I thought the BlackBerry's lock password is actually pretty well-implemented... IIRC, it's not really trivial to circumvent *if* you have disabled mass storage access.
Well, the good thing about it is the user can set a limit for wrong password attempts (maximum of ten). If the limit is exceeded, the device wipes itself.
As for circumventing the password, I don't exactly recall how it's done. It had something to do with hooking up the BlackBerry to a computer, removing the battery, booting into safe mode, and using the readily available CrackUtil program to remove the password. At that point, the BlackBerry would be unlocked. The phone would work, you would be able to use data, etc., but if encryption was in use, the existing files would remain encrypted, as the password is necessary to decrypt the files. This is from the BlackBerry Security Knowledge Base:
"If Content Protection is enabled on the smartphone, then user data on the smartphone is stored encrypted using AES-256. Thus, even if someone reads the user data directly from the device hardware, there’s no way to decrypt the data without the smartphone password."
I also found this valuable information from the BlackBerry Internet Service Security Feature Overview (v. 3.2) that explains the benefit of using content protection (encryption) in addition to a password:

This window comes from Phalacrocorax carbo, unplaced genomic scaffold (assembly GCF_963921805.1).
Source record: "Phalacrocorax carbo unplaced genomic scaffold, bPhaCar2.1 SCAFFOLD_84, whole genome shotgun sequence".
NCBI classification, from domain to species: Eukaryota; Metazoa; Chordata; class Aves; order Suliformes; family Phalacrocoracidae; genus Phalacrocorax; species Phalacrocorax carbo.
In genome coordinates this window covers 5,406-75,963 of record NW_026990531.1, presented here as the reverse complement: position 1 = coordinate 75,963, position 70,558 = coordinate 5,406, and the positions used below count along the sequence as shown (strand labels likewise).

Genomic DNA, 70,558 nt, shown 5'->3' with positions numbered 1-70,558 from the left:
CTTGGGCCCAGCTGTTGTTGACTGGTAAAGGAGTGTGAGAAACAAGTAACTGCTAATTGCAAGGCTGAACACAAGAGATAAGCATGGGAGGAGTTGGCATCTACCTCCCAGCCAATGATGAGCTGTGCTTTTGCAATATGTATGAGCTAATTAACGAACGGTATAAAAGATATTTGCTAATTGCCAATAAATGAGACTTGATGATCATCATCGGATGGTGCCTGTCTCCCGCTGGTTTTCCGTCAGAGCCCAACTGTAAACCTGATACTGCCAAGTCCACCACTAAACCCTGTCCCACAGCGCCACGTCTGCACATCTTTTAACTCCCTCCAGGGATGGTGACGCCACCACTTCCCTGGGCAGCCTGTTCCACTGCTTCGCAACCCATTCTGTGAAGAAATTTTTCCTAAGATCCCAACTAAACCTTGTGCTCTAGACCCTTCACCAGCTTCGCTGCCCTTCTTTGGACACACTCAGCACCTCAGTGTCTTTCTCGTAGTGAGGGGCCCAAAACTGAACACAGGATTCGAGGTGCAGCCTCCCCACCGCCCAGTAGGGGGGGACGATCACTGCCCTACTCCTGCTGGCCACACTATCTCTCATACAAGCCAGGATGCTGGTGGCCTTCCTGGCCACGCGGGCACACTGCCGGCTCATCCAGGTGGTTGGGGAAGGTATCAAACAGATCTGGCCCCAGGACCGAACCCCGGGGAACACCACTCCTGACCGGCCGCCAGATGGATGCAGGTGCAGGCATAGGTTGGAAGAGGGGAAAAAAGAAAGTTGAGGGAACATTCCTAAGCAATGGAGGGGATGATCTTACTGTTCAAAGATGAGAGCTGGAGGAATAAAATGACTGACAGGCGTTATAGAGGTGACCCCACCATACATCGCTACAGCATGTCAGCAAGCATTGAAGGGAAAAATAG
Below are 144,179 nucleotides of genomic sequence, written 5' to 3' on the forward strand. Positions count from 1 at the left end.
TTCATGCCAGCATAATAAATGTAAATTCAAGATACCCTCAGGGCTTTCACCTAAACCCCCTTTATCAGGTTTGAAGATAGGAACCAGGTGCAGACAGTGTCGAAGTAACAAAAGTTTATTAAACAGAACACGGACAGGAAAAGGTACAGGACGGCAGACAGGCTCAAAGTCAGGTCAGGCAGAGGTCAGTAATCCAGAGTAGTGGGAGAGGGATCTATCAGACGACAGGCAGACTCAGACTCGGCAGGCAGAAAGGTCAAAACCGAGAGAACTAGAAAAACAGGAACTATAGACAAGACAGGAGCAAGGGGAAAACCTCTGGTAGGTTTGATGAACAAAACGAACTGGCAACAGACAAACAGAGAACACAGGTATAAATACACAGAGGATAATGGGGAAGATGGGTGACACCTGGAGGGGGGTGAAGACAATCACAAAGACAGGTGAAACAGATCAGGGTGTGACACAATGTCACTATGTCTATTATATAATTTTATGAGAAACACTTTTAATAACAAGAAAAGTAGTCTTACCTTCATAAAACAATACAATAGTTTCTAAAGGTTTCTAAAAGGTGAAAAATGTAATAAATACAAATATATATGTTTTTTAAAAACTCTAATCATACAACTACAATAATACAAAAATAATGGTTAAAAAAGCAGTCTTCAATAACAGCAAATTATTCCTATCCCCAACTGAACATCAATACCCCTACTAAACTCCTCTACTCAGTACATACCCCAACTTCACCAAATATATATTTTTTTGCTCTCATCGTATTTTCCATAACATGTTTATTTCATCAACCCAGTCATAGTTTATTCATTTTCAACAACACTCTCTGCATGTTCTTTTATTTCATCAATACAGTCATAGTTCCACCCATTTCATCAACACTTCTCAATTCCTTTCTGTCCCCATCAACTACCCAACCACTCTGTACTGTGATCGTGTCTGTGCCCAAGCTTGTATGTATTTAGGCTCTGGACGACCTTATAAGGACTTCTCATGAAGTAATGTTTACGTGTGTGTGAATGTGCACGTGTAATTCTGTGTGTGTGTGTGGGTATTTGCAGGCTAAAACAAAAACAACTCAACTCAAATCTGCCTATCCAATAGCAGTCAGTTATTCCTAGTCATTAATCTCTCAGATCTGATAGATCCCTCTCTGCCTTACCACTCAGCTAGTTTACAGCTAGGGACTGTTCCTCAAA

"When you set up encryption of your BlackBerry® device data using the content protection feature, your BlackBerry device is designed to be protected against users with malicious intent who could attempt to steal your data directly from the internal hardware. No one can read your encrypted data without your device password.
"In the Security Options, you can set the Content Protection Strength level. The BlackBerry device then encrypts your data (for example, messages, contact entries, and tasks). The Content Protection Strength level optimizes either the encryption strength or the decryption time. When your BlackBerry device decrypts a message that it received while locked, the BlackBerry device uses an encryption key. More encryption strength means a longer decryption process.
"If you set the content protection strength to Stronger, use a minimum length of 12 characters for the BlackBerry device password. If you setthe content protection strength to Strongest, use a minimum length of 21 characters. These password lengths maximize the encryption strength that these settings are designed to provide."
Thus, I would say that with AES encryption, used together with a password, BlackBerry has the best security going for a mobile device.